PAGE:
Well, another article is out slamming VoIP – because our networks aren’t “ready” for it. I started reading it expecting to find gems of hidden knowledge on VoIP implementation pitfalls, but instead found another naysayer who is holding VoIP to higher standards than POTS.
The main thrust of the story is that VoIP can’t possibly be deployed yet, as the protocols used to provide for data network redundancy take between 30 seconds (Spanning Tree) to 3 minutes (BGP). Now I don’t know about you, but I don’t have a heck of a lot of redundancy in my “traditional” telephony setup. All of my circuits run on a cables out to the same pole and follow the same route to the telephone company CO. This situation leaves me one drunk-driver telephone crash away from some hefty downtime. I just only recently retired some tie-lines between my facilities that only had an uptime of about 80%. Furthermore – all of the analog cards on my current phone system only have one power supply to provide the essential 12V ringtone for all 12 phones on that card. We’ve replaced five of them this year – and the screwdriver-requiring fix takes much longer than three minutes! VoIP has the potential to overcome all of these problems with better redundancy and failover.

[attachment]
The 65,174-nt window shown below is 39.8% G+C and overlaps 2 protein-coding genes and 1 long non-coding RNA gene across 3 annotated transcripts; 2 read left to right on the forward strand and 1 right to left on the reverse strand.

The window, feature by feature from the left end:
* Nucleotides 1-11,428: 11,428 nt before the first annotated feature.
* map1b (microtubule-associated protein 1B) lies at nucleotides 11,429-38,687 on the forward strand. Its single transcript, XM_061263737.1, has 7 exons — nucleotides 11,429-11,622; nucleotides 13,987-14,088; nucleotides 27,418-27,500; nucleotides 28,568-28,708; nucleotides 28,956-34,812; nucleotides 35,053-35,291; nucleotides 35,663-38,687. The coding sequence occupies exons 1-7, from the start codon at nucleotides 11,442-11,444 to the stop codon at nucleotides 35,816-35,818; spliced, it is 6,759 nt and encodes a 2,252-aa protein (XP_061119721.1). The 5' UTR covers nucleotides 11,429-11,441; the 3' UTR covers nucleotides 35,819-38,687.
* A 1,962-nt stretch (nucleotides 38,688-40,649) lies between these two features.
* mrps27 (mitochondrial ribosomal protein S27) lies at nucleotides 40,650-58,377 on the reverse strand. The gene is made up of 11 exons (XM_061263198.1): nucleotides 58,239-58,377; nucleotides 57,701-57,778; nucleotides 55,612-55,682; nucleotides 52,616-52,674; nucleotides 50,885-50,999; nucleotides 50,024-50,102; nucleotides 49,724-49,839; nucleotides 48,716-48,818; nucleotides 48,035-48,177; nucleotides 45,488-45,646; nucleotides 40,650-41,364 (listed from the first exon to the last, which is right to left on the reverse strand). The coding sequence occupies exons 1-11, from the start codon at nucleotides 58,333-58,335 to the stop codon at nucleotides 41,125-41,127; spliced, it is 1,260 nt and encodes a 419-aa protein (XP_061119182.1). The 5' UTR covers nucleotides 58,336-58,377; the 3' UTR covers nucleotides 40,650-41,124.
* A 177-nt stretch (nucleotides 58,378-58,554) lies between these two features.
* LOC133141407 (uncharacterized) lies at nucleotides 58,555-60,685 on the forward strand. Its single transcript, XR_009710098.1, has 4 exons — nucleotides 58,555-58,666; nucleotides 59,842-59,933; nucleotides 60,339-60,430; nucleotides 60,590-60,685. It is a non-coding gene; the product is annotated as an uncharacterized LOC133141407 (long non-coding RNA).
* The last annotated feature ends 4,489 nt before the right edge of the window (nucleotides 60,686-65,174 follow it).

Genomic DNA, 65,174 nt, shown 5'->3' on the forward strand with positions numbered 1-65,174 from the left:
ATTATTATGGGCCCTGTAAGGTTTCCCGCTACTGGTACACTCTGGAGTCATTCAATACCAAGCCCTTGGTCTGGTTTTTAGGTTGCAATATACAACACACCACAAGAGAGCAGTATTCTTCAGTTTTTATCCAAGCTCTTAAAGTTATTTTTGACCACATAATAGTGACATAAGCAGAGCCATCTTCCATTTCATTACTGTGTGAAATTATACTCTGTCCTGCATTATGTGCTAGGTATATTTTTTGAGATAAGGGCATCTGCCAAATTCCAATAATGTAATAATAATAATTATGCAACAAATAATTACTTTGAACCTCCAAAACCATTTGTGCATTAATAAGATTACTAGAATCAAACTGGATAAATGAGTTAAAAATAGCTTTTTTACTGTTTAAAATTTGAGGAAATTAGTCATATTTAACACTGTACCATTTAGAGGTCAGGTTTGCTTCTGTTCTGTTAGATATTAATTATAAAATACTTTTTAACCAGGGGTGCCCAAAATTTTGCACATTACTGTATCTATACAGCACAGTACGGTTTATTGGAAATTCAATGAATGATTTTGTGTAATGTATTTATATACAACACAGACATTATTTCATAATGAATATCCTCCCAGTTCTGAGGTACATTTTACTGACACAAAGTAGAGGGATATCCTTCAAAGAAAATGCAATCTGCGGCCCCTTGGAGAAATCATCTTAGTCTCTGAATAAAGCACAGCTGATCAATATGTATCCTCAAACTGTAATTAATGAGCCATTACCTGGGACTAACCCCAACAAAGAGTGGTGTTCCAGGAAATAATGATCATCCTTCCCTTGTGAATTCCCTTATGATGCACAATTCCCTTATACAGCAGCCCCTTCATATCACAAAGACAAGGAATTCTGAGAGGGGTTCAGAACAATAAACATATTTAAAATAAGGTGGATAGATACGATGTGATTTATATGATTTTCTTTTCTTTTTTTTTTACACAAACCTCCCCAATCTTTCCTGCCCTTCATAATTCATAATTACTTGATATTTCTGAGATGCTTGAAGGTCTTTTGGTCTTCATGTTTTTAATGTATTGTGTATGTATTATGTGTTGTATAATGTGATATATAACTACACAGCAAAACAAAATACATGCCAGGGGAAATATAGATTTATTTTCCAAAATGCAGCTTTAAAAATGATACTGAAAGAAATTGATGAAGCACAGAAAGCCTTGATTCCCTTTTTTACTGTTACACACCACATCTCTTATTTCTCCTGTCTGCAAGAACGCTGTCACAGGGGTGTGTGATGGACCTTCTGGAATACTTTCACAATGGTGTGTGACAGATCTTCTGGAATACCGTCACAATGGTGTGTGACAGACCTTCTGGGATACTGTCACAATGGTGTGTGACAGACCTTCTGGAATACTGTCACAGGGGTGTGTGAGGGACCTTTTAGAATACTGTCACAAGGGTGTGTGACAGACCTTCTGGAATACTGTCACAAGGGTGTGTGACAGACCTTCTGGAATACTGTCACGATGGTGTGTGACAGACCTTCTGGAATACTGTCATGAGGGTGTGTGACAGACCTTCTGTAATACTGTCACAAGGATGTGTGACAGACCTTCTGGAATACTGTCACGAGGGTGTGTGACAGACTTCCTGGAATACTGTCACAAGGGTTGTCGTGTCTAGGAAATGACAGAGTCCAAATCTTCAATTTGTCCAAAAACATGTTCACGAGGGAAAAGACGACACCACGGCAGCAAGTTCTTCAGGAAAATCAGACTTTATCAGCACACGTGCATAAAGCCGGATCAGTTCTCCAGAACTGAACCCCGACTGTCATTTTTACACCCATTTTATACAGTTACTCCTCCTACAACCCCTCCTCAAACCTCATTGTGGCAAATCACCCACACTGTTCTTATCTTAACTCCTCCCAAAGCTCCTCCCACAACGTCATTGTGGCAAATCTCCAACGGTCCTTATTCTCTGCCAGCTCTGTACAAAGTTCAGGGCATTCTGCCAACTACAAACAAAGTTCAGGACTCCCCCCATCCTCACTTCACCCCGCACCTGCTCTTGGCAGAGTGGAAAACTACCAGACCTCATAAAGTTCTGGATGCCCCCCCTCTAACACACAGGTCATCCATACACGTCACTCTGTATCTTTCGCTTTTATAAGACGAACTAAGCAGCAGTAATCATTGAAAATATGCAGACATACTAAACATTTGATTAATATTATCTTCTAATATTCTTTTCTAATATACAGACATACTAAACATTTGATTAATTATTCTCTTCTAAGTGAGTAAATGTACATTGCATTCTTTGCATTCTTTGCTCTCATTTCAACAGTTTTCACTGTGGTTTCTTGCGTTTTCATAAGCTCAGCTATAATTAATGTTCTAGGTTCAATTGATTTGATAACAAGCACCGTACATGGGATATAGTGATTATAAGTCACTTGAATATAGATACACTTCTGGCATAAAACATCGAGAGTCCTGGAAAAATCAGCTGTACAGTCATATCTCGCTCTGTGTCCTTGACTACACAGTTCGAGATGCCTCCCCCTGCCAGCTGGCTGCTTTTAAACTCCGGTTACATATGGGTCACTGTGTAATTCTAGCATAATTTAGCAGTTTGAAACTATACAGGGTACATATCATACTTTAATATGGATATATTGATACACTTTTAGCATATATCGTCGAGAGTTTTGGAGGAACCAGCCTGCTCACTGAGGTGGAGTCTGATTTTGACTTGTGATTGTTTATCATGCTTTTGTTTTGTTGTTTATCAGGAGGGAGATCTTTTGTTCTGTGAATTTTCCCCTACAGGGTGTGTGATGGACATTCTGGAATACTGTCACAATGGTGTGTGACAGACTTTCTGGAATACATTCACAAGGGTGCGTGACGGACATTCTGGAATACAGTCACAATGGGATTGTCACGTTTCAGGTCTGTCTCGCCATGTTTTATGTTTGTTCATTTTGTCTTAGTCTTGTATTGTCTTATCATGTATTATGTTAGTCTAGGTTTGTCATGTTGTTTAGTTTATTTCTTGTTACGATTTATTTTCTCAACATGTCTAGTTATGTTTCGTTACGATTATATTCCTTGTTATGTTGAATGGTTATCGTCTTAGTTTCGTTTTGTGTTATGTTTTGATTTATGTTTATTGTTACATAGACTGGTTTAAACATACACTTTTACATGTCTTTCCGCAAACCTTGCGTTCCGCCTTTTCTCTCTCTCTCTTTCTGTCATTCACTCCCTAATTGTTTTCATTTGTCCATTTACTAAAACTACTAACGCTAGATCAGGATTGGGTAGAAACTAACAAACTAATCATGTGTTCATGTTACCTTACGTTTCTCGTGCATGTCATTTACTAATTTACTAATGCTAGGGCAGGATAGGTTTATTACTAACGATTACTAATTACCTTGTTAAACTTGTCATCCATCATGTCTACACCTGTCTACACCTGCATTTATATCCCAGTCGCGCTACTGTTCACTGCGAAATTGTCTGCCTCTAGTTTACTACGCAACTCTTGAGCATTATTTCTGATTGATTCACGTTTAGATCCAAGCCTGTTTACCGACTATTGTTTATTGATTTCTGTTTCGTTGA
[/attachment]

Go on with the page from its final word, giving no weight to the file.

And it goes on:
It’s time to stop listening to the naysayers and focus on the successes of VoIP rather than the shortcomings – we’ve been doing so with our ‘old’ phones for a long time.